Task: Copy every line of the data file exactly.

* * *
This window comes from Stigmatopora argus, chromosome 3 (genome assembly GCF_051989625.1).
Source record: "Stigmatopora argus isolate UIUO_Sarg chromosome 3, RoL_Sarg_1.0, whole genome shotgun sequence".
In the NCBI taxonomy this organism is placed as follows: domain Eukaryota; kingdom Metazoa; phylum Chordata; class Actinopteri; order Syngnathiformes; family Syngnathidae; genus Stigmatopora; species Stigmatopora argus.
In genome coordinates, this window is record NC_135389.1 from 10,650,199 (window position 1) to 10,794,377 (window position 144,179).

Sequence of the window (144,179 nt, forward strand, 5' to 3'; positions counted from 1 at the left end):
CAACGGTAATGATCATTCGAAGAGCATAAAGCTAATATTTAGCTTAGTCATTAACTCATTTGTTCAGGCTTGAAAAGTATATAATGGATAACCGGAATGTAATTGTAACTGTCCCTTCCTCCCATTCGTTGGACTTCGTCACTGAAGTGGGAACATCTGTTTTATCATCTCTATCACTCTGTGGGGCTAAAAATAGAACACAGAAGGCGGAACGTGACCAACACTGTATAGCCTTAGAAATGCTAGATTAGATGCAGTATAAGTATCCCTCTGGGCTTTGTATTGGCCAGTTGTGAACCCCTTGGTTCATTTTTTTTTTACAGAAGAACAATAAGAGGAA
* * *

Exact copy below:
This window comes from Stigmatopora argus, chromosome 3 (genome assembly GCF_051989625.1).
Source record: "Stigmatopora argus isolate UIUO_Sarg chromosome 3, RoL_Sarg_1.0, whole genome shotgun sequence".
In the NCBI taxonomy this organism is placed as follows: domain Eukaryota; kingdom Metazoa; phylum Chordata; class Actinopteri; order Syngnathiformes; family Syngnathidae; genus Stigmatopora; species Stigmatopora argus.
In genome coordinates, this window is record NC_135389.1 from 10,650,199 (window position 1) to 10,794,377 (window position 144,179).

Sequence of the window (144,179 nt, forward strand, 5' to 3'; positions counted from 1 at the left end):
CAACGGTAATGATCATTCGAAGAGCATAAAGCTAATATTTAGCTTAGTCATTAACTCATTTGTTCAGGCTTGAAAAGTATATAATGGATAACCGGAATGTAATTGTAACTGTCCCTTCCTCCCATTCGTTGGACTTCGTCACTGAAGTGGGAACATCTGTTTTATCATCTCTATCACTCTGTGGGGCTAAAAATAGAACACAGAAGGCGGAACGTGACCAACACTGTATAGCCTTAGAAATGCTAGATTAGATGCAGTATAAGTATCCCTCTGGGCTTTGTATTGGCCAGTTGTGAACCCCTTGGTTCATTTTTTTTTTACAGAAGAACAATAAGAGGAA